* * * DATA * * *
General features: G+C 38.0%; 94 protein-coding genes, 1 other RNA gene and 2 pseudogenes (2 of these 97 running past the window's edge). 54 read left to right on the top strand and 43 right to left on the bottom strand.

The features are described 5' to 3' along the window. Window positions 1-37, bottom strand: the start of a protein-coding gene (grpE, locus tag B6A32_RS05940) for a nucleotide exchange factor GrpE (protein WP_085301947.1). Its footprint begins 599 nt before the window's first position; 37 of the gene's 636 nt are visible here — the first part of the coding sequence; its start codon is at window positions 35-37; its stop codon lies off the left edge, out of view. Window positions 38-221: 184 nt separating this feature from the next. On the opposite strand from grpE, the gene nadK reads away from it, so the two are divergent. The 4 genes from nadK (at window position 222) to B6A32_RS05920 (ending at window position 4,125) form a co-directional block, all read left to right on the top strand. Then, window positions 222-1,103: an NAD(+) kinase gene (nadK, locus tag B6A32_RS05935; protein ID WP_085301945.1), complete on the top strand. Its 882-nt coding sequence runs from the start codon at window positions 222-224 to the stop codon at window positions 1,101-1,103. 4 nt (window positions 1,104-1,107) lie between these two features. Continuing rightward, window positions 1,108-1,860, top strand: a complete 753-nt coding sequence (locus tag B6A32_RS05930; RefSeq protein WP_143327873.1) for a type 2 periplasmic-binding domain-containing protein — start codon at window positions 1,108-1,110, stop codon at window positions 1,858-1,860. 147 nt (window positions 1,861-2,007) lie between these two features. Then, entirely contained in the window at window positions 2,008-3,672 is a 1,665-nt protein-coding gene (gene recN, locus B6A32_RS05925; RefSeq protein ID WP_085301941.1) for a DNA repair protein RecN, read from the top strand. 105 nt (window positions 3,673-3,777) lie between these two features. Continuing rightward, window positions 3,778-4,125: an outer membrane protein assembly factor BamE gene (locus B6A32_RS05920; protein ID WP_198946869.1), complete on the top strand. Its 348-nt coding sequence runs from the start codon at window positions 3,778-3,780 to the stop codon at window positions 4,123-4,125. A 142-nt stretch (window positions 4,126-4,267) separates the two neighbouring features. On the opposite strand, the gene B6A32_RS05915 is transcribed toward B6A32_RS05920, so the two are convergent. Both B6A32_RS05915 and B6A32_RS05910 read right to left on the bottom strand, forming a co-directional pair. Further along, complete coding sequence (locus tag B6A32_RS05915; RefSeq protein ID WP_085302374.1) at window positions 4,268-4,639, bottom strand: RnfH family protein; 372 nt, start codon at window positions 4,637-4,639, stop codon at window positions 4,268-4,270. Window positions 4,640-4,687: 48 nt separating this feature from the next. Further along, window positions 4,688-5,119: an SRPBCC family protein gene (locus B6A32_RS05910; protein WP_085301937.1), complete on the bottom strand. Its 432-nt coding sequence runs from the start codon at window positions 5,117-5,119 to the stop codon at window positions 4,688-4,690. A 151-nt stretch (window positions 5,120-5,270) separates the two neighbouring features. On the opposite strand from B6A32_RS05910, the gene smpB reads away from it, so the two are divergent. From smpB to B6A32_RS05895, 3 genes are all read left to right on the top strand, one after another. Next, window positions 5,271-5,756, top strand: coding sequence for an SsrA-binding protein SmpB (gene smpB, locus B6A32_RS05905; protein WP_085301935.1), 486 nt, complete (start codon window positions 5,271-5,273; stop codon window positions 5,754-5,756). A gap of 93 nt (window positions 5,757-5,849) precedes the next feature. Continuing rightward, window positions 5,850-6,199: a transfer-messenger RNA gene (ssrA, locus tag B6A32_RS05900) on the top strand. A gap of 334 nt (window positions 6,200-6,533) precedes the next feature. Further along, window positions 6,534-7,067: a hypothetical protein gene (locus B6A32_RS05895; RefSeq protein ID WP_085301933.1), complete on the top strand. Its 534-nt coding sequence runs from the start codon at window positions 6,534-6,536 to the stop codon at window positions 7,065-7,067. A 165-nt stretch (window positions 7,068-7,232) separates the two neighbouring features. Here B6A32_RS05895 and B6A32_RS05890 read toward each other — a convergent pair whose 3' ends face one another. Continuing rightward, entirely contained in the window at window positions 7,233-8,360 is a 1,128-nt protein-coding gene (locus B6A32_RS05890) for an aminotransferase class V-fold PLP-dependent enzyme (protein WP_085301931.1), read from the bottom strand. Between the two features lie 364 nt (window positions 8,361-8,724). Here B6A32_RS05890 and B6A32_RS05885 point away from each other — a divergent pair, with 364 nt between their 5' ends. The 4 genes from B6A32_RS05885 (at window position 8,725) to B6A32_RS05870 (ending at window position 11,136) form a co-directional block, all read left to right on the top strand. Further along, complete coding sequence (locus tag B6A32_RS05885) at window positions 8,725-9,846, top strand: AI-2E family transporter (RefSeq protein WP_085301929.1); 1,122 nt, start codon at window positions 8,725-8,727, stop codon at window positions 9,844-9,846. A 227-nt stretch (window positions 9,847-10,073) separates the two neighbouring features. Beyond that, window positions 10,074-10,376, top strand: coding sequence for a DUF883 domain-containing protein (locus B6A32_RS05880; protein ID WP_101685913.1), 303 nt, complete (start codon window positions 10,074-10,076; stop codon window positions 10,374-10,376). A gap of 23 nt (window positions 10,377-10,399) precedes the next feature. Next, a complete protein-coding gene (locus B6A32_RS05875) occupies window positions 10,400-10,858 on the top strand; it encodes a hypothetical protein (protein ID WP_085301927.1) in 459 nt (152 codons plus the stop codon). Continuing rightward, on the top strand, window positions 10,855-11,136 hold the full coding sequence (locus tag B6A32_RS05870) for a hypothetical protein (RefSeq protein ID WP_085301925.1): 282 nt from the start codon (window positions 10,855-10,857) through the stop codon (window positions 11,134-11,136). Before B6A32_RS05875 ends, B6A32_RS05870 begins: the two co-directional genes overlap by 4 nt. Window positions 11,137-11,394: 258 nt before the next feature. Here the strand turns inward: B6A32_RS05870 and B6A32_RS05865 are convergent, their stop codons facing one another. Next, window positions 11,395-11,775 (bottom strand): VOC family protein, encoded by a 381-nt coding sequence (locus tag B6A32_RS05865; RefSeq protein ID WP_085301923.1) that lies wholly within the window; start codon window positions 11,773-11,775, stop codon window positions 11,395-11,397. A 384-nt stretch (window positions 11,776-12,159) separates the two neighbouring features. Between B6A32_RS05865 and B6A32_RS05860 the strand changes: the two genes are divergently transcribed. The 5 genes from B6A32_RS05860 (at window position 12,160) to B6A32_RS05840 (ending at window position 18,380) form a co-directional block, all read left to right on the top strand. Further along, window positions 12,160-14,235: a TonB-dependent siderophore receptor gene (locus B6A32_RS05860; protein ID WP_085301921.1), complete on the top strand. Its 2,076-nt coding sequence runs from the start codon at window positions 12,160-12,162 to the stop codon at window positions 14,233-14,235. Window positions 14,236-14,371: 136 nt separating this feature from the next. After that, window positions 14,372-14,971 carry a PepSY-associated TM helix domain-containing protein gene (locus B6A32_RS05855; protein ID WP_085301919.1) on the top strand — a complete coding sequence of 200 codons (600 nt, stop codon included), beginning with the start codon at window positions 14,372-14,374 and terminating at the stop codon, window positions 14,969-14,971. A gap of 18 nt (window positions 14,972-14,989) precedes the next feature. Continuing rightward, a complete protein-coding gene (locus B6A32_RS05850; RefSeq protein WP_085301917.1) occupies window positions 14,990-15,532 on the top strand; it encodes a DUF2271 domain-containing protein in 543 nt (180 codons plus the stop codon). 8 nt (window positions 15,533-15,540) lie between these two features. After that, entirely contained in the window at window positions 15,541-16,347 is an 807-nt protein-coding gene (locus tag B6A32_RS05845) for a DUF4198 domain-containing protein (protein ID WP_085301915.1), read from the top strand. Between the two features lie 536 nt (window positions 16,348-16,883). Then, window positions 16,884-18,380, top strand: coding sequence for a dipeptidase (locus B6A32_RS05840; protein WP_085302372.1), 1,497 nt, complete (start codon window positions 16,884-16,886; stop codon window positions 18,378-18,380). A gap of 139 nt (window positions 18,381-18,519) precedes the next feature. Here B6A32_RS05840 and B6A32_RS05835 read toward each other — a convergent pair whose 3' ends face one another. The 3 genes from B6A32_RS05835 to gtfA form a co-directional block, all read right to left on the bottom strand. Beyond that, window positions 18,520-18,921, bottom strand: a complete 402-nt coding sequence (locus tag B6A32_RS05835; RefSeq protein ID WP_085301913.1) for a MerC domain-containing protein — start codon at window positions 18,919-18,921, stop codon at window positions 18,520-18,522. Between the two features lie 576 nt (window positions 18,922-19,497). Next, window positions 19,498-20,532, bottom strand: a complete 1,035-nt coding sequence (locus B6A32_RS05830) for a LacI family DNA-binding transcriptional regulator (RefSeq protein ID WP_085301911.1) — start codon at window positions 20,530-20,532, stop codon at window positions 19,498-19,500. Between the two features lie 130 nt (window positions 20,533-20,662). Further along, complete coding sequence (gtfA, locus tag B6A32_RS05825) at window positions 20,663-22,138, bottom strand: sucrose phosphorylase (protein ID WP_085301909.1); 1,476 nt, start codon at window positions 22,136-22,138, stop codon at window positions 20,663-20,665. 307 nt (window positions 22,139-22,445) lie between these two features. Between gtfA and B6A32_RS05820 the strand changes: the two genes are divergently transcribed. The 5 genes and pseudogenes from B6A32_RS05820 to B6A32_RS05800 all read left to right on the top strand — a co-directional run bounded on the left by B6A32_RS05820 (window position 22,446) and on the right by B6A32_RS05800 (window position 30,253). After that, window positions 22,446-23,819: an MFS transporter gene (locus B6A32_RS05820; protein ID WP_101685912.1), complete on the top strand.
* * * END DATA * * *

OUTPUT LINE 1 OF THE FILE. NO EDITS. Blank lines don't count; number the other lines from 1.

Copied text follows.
General features: G+C 38.0%; 94 protein-coding genes, 1 other RNA gene and 2 pseudogenes (2 of these 97 running past the window's edge). 54 read left to right on the top strand and 43 right to left on the bottom strand.